In broad terms, your options are:
- To pay the amount claimed in the progress claim within the time required under the building contract
- To negotiate a resolution with the builder who issued the progress claim within that time
- To seek an injunction against the builder claiming payment
- To invoke the dispute resolution mechanism in the building contract
- To prepare and serve a payment schedule under BIFA
If the information in the progress claim is completely accurate, the first option is the appropriate one for you to act on. If you do not currently have the financial means to pay the progress claim an informal arrangement to settle that amount in terms of the second option may be available to you. You should keep in mind the strict time limits affecting progress claims when conducting such negotiations and ensure that any outcome is fully documented. It is therefore advisable to conduct such negotiations with the assistance of a lawyer.
Alternatively, if the progress claim is not accurate, or does not comply with the requirements of the building contract or the BIFA, or has not been served correctly, you should seek advice concerning the third, fourth and fifth options identified above.
This is not an exhaustive list. Building and construction is a technical and complex area of law and you should seriously consider obtaining legal advice if you believe that there may be grounds to question the validity of the progress claim you have received. Doing this may prevent substantial cost overruns in the building work being performed for you by ensuring that the builder is strictly complying with its contractual and legislative obligations.
Contact Gibbs Wright Litigation Lawyers
If you have recently received a progress claim and require assistance to urgently assess its ramifications for you, one of our experienced team of solicitors will be happy to help you. Contact Gibbs Wright Litigation Lawyers today for a free and confidential initial consultation to explore your options and legal rights.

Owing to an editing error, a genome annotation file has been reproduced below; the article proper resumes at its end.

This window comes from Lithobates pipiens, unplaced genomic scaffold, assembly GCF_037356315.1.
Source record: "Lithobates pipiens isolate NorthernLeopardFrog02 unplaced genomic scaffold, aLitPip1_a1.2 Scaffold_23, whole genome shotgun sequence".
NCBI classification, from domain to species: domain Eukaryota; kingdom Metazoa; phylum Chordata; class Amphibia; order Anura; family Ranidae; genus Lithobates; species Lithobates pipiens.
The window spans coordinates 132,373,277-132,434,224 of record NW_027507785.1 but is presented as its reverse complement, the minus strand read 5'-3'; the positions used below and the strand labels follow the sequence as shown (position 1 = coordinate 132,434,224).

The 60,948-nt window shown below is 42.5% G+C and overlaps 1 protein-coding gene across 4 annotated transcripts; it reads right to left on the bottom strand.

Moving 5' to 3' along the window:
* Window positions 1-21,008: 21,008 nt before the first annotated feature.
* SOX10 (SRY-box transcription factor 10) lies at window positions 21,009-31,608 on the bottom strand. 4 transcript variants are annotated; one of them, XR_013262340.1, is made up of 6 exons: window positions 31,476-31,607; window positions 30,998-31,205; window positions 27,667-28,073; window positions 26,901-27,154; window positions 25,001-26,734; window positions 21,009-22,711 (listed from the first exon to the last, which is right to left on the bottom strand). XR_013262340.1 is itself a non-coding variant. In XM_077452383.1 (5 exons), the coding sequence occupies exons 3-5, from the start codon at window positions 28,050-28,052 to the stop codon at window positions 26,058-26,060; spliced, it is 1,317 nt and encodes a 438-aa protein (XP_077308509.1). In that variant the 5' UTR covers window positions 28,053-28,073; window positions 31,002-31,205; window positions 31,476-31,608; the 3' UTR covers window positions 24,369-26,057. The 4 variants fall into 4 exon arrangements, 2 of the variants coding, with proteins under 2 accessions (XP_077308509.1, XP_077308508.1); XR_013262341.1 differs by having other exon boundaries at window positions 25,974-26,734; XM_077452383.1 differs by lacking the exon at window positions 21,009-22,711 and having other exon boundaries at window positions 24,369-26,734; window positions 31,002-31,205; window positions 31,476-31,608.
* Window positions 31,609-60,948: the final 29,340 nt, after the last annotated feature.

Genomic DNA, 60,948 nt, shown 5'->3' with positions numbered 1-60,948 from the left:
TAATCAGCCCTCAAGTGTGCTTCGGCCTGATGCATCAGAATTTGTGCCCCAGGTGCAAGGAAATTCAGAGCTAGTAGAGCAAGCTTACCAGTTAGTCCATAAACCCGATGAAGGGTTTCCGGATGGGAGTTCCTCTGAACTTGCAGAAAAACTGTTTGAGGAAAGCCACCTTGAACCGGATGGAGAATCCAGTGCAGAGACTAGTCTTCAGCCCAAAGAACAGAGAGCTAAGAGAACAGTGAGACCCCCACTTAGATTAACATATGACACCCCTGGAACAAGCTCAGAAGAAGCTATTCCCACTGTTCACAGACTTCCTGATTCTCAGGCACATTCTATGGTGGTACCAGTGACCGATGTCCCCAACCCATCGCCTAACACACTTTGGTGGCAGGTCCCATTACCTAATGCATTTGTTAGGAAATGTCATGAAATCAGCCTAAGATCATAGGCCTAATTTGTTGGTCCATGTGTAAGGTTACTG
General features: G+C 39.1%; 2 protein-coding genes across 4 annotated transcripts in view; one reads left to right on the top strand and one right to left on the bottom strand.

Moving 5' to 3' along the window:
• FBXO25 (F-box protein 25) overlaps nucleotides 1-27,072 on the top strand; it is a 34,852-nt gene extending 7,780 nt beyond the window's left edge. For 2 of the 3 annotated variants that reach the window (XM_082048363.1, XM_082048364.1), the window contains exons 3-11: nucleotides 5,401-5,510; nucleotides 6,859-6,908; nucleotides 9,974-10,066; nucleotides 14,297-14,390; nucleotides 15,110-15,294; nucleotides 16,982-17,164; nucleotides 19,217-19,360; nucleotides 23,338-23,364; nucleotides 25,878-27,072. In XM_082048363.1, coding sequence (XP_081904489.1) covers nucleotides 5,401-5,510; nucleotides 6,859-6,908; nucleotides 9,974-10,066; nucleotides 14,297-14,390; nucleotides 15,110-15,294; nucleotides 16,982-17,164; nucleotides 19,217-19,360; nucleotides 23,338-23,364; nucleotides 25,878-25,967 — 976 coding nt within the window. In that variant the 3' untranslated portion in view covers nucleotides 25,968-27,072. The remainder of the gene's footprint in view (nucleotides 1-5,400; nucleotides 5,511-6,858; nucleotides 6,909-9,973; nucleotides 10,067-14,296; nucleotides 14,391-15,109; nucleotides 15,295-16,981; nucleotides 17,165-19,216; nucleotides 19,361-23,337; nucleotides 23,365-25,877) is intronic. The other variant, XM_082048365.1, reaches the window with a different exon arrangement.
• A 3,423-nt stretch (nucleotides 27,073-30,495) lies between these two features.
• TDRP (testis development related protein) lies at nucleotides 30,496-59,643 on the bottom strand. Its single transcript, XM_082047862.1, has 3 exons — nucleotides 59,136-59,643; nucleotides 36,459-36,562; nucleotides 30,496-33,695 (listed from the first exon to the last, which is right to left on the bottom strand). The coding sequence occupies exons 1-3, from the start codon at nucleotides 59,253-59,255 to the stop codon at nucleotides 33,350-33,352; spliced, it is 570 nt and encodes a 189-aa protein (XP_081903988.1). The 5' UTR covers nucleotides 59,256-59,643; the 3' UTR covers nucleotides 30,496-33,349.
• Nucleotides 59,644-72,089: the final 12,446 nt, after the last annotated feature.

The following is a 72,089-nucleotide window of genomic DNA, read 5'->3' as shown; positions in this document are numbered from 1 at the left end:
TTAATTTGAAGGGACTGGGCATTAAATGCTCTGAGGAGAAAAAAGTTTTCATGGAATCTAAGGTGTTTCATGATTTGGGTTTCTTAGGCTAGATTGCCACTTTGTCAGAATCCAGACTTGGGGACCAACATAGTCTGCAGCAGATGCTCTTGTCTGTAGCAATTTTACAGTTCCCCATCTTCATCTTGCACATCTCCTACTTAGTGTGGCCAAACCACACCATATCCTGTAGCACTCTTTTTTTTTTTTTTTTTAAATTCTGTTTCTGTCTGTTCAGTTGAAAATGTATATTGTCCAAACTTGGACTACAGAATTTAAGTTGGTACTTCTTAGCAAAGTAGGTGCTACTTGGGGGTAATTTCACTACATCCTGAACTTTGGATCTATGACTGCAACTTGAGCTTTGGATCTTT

The content of this publication is intended as general commentary only and may not be suitable or applicable to your personal circumstances. It is not intended to replace independent legal advice. You can contact us at our Brisbane Office for a free consultation on a range of litigation matters on (07) 3088 6364.
Was this article helpful?
ABOUT GIBBS WRIGHT
Gibbs Wright is a Queensland litigation law firm based in Brisbane that exclusively practices in civil and commercial litigation, negotiation and dispute resolution throughout Queensland, Australia.
Injurious Falsehood bears a resemblance to the tort of defamation. Learn what sets it apart and how it can affect you.
Receiving a Payment Claim from a builder or contractor performing construction work for you means they are seeking a payment. Learn what to do next.
I’ve just received a Notice to Remedy Breach of Covenant. What now? Table of Contents If you have received a
If you have a dispute in Queensland, we can help resolve it.
Contractual provisions designed to protect the parties to a contract as the result of an unforeseeable or unavoidable event.
Being forced to spend countless hours on a court battle that should never have happened doesn’t necessarily mean you have to spend countless dollars. Learn all about security for Cost Orders and how to get one.
Table of Contents In Queensland, conversion is the act of dealing with a chattel (a good or an item of